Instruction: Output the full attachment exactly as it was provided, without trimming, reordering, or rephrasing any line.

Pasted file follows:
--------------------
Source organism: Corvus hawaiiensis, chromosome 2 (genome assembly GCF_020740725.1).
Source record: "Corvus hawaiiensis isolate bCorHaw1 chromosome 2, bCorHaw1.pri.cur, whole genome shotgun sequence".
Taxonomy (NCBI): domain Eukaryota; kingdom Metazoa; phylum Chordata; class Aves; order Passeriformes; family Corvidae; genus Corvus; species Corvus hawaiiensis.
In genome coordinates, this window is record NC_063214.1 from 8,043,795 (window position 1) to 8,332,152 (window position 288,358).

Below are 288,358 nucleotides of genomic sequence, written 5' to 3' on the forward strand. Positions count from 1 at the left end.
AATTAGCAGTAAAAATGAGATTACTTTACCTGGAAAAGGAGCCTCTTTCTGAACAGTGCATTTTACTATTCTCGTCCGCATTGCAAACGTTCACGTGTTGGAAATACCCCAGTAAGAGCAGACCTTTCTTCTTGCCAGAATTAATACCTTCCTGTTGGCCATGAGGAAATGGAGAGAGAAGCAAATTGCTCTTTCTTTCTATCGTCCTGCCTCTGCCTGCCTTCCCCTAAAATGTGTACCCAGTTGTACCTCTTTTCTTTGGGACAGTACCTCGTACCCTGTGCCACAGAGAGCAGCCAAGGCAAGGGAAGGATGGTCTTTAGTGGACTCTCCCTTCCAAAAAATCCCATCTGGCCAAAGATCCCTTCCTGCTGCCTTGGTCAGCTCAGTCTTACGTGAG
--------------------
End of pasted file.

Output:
Source organism: Corvus hawaiiensis, chromosome 2 (genome assembly GCF_020740725.1).
Source record: "Corvus hawaiiensis isolate bCorHaw1 chromosome 2, bCorHaw1.pri.cur, whole genome shotgun sequence".
Taxonomy (NCBI): domain Eukaryota; kingdom Metazoa; phylum Chordata; class Aves; order Passeriformes; family Corvidae; genus Corvus; species Corvus hawaiiensis.
In genome coordinates, this window is record NC_063214.1 from 8,043,795 (window position 1) to 8,332,152 (window position 288,358).

Below are 288,358 nucleotides of genomic sequence, written 5' to 3' on the forward strand. Positions count from 1 at the left end.
AATTAGCAGTAAAAATGAGATTACTTTACCTGGAAAAGGAGCCTCTTTCTGAACAGTGCATTTTACTATTCTCGTCCGCATTGCAAACGTTCACGTGTTGGAAATACCCCAGTAAGAGCAGACCTTTCTTCTTGCCAGAATTAATACCTTCCTGTTGGCCATGAGGAAATGGAGAGAGAAGCAAATTGCTCTTTCTTTCTATCGTCCTGCCTCTGCCTGCCTTCCCCTAAAATGTGTACCCAGTTGTACCTCTTTTCTTTGGGACAGTACCTCGTACCCTGTGCCACAGAGAGCAGCCAAGGCAAGGGAAGGATGGTCTTTAGTGGACTCTCCCTTCCAAAAAATCCCATCTGGCCAAAGATCCCTTCCTGCTGCCTTGGTCAGCTCAGTCTTACGTGAG